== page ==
Monday, June 2, 2008

The Man With the Golden Arm (Otto Preminger, 1955) B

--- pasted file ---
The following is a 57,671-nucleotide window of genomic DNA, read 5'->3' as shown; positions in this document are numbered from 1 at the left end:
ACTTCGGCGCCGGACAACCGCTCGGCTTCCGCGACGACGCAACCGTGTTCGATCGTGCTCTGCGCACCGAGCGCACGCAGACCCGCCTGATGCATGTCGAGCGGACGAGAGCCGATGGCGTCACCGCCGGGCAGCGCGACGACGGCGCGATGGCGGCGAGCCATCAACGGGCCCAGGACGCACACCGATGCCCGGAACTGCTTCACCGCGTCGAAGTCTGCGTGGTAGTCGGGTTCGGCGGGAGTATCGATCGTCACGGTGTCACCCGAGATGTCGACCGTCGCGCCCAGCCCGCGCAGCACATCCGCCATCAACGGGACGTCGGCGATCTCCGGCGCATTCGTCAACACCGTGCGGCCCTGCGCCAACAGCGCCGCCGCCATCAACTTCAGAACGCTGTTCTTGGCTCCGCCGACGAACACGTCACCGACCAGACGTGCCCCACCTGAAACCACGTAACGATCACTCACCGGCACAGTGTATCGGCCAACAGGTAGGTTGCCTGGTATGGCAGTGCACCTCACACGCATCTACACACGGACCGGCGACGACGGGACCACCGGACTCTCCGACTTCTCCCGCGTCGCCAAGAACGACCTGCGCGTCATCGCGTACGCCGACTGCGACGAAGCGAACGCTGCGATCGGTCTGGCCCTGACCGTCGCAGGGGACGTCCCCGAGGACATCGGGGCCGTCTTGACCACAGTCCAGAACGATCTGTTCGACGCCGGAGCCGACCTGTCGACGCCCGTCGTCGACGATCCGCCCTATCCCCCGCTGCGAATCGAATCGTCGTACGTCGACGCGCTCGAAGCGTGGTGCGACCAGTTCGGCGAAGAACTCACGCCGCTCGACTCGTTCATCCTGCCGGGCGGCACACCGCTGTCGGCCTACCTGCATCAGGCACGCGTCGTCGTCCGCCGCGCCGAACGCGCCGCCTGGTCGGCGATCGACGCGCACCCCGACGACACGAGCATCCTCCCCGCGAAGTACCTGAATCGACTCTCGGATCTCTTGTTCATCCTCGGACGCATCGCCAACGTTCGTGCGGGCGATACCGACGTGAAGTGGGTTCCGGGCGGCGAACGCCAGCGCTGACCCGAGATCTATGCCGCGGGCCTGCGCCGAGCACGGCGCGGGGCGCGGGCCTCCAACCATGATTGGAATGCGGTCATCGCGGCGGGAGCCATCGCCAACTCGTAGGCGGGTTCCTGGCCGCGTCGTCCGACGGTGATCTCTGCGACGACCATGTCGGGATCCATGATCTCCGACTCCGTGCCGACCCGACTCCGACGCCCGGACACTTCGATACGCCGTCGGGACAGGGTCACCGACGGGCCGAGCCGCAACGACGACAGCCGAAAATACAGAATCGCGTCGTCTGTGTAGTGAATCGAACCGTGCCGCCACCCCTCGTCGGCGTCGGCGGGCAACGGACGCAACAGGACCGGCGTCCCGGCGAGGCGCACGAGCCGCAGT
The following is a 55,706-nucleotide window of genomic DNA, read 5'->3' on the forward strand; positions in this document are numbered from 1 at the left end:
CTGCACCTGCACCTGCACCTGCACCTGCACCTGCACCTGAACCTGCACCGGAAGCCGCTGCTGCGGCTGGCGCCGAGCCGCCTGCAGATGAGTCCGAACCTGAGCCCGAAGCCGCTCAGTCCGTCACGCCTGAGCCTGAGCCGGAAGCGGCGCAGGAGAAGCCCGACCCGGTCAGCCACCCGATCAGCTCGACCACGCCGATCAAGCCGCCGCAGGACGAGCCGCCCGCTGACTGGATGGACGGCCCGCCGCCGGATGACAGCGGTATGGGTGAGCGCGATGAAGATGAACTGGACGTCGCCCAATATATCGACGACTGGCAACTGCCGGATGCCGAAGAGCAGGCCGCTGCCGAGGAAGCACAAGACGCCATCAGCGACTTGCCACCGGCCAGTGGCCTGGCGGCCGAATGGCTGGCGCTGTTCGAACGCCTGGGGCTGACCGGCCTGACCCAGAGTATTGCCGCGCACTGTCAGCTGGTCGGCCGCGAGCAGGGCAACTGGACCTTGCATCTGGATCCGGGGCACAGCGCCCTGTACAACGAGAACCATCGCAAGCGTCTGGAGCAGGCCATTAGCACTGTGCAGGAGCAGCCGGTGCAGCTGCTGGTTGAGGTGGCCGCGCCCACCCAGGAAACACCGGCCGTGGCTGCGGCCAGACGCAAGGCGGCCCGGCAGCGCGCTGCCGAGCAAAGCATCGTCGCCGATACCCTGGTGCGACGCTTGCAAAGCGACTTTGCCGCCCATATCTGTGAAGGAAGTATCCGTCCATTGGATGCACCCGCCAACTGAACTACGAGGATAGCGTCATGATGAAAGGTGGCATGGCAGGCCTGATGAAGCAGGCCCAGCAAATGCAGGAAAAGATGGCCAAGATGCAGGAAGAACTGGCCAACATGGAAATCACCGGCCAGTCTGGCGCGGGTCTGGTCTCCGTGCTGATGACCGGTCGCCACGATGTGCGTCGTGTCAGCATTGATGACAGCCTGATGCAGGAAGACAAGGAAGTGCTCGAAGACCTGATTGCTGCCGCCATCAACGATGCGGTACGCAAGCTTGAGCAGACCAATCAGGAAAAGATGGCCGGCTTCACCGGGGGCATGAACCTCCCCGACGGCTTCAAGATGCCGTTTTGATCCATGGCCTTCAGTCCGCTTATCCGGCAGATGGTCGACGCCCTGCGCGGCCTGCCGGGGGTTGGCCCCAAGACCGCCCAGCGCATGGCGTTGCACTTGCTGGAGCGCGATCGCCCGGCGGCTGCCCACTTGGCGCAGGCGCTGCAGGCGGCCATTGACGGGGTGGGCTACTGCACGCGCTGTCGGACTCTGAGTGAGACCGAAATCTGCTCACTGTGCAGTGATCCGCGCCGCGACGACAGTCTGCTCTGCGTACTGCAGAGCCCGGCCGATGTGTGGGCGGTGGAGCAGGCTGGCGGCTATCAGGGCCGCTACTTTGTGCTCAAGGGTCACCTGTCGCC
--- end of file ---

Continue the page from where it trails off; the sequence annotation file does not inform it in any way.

The Man With the Golden Arm is an interesting film for 1955 in that it deals entirely with the post-recovery portion of drug addiction. That it deals with heroin addiction is probably the reason for its enthusiastic reaction by critics in its day, because, except for that, it's just like every other above-average addiction movie in the vein of Billy Wilder's The Lost Weekend. The film is realistic and honest, but only in that faux-50's style where people are "poor" and wear low-class clothes, but look as if they had just gotten out of hair and makeup. I thought that Frank Sinatra was pretty good, especially during his withdrawal scene, but a tad overrated. Maybe it's just his acting style, but it seems like every line is said with the same deadpan emotion. His voice goes up and down appropriately, but there's nothing really behind it to make it seem real. The real standout is Eleanor Parker as Sinatra's crippled wife. She's written as a one-dimensional guilting nag, but she wisely stays clear of that and almost becomes sort of a femme fatale, doing anything and everything to keep her man.

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